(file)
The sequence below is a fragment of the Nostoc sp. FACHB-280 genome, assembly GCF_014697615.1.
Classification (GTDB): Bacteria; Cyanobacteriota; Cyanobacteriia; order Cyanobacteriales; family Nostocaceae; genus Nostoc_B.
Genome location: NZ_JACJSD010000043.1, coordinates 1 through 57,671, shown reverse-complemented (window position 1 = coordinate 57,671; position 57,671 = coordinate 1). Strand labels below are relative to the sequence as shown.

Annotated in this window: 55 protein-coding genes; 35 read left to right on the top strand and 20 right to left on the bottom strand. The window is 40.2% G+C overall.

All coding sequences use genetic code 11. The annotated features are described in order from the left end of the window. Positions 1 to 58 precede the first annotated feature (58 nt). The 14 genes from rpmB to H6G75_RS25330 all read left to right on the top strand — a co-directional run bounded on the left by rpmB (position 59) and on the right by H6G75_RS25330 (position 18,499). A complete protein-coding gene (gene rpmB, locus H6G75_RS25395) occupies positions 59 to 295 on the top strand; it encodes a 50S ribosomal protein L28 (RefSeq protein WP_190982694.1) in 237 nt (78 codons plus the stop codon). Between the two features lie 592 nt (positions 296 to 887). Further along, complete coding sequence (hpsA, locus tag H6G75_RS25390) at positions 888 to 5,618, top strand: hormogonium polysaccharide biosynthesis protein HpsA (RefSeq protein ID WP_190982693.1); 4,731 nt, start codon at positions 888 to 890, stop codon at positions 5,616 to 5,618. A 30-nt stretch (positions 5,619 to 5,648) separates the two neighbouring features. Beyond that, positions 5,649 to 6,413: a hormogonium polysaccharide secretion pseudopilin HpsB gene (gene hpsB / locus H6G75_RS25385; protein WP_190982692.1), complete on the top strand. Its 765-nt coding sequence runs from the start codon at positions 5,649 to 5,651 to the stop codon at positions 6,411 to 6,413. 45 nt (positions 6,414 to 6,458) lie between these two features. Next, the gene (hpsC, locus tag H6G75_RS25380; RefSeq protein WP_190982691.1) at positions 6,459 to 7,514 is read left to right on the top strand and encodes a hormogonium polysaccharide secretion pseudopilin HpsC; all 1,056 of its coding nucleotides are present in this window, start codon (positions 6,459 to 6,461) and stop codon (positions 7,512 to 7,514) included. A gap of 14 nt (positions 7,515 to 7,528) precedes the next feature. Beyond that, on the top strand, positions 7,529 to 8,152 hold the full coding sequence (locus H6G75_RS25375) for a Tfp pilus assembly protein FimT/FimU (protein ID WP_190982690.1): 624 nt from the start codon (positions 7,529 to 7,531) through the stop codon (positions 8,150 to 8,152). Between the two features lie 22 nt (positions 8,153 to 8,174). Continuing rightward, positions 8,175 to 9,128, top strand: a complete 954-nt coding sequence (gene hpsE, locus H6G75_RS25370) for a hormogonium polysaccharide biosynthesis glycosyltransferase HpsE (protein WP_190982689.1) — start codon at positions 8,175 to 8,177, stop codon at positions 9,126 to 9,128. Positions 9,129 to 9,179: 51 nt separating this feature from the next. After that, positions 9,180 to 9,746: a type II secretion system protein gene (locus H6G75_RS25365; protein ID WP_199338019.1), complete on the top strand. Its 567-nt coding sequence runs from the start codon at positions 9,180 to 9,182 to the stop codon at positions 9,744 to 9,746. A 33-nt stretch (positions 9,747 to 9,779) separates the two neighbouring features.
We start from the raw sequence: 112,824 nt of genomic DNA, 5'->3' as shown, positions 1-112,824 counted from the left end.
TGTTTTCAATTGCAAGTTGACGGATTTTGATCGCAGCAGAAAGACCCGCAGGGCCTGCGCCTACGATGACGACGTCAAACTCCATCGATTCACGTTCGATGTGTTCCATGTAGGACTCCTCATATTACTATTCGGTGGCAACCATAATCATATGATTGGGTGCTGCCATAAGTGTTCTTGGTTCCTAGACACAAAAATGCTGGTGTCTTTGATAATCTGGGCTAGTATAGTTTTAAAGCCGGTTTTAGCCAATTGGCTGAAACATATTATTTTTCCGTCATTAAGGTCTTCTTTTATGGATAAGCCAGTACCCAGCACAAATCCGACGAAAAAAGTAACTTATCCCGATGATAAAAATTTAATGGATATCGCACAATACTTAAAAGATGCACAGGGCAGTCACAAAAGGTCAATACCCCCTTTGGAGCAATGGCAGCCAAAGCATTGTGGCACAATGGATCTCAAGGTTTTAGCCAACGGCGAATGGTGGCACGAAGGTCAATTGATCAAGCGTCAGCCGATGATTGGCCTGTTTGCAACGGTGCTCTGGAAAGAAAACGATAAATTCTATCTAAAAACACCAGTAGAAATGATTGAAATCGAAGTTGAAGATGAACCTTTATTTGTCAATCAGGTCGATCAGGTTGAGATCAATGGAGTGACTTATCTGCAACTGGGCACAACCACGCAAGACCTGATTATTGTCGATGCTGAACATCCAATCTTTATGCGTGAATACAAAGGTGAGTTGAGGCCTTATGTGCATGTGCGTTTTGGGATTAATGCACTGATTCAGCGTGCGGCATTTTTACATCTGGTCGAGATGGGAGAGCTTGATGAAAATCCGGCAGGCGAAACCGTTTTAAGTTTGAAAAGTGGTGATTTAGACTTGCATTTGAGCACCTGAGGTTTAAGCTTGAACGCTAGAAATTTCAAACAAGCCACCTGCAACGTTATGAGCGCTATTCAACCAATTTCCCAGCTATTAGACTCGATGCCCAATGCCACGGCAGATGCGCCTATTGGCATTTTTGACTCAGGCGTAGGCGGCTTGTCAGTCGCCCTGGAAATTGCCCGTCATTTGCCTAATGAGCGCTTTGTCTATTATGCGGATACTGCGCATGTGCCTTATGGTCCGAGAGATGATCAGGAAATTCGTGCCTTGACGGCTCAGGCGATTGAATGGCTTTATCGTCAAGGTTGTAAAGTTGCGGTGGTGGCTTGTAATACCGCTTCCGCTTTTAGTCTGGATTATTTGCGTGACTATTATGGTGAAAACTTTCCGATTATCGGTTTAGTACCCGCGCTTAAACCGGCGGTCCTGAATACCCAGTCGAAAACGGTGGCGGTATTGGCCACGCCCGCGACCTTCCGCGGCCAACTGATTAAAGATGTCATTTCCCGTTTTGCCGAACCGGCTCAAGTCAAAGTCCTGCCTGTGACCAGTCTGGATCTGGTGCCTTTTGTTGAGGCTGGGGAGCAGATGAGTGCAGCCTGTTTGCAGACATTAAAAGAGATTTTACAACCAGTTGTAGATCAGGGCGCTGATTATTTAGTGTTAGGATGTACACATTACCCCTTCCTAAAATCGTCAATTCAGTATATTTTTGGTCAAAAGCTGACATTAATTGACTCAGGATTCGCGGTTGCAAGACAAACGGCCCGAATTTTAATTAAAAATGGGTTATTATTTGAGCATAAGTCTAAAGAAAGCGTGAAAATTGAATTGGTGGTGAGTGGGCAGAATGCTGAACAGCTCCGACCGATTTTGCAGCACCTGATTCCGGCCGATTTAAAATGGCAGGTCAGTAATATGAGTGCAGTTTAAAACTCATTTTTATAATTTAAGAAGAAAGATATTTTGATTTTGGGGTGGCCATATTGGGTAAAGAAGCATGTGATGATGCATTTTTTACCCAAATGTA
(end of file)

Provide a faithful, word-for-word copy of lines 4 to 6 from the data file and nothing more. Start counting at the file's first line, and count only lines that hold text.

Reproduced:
Annotated in this window: 55 protein-coding genes; 35 read left to right on the top strand and 20 right to left on the bottom strand. The window is 40.2% G+C overall.

All coding sequences use genetic code 11. The annotated features are described in order from the left end of the window. Positions 1 to 58 precede the first annotated feature (58 nt). The 14 genes from rpmB to H6G75_RS25330 all read left to right on the top strand — a co-directional run bounded on the left by rpmB (position 59) and on the right by H6G75_RS25330 (position 18,499). A complete protein-coding gene (gene rpmB, locus H6G75_RS25395) occupies positions 59 to 295 on the top strand; it encodes a 50S ribosomal protein L28 (RefSeq protein WP_190982694.1) in 237 nt (78 codons plus the stop codon). Between the two features lie 592 nt (positions 296 to 887). Further along, complete coding sequence (hpsA, locus tag H6G75_RS25390) at positions 888 to 5,618, top strand: hormogonium polysaccharide biosynthesis protein HpsA (RefSeq protein ID WP_190982693.1); 4,731 nt, start codon at positions 888 to 890, stop codon at positions 5,616 to 5,618. A 30-nt stretch (positions 5,619 to 5,648) separates the two neighbouring features. Beyond that, positions 5,649 to 6,413: a hormogonium polysaccharide secretion pseudopilin HpsB gene (gene hpsB / locus H6G75_RS25385; protein WP_190982692.1), complete on the top strand. Its 765-nt coding sequence runs from the start codon at positions 5,649 to 5,651 to the stop codon at positions 6,411 to 6,413. 45 nt (positions 6,414 to 6,458) lie between these two features. Next, the gene (hpsC, locus tag H6G75_RS25380; RefSeq protein WP_190982691.1) at positions 6,459 to 7,514 is read left to right on the top strand and encodes a hormogonium polysaccharide secretion pseudopilin HpsC; all 1,056 of its coding nucleotides are present in this window, start codon (positions 6,459 to 6,461) and stop codon (positions 7,512 to 7,514) included. A gap of 14 nt (positions 7,515 to 7,528) precedes the next feature. Beyond that, on the top strand, positions 7,529 to 8,152 hold the full coding sequence (locus H6G75_RS25375) for a Tfp pilus assembly protein FimT/FimU (protein ID WP_190982690.1): 624 nt from the start codon (positions 7,529 to 7,531) through the stop codon (positions 8,150 to 8,152). Between the two features lie 22 nt (positions 8,153 to 8,174). Continuing rightward, positions 8,175 to 9,128, top strand: a complete 954-nt coding sequence (gene hpsE, locus H6G75_RS25370) for a hormogonium polysaccharide biosynthesis glycosyltransferase HpsE (protein WP_190982689.1) — start codon at positions 8,175 to 8,177, stop codon at positions 9,126 to 9,128. Positions 9,129 to 9,179: 51 nt separating this feature from the next. After that, positions 9,180 to 9,746: a type II secretion system protein gene (locus H6G75_RS25365; protein ID WP_199338019.1), complete on the top strand. Its 567-nt coding sequence runs from the start codon at positions 9,180 to 9,182 to the stop codon at positions 9,744 to 9,746. A 33-nt stretch (positions 9,747 to 9,779) separates the two neighbouring features.
We start from the raw sequence: 112,824 nt of genomic DNA, 5'->3' as shown, positions 1-112,824 counted from the left end.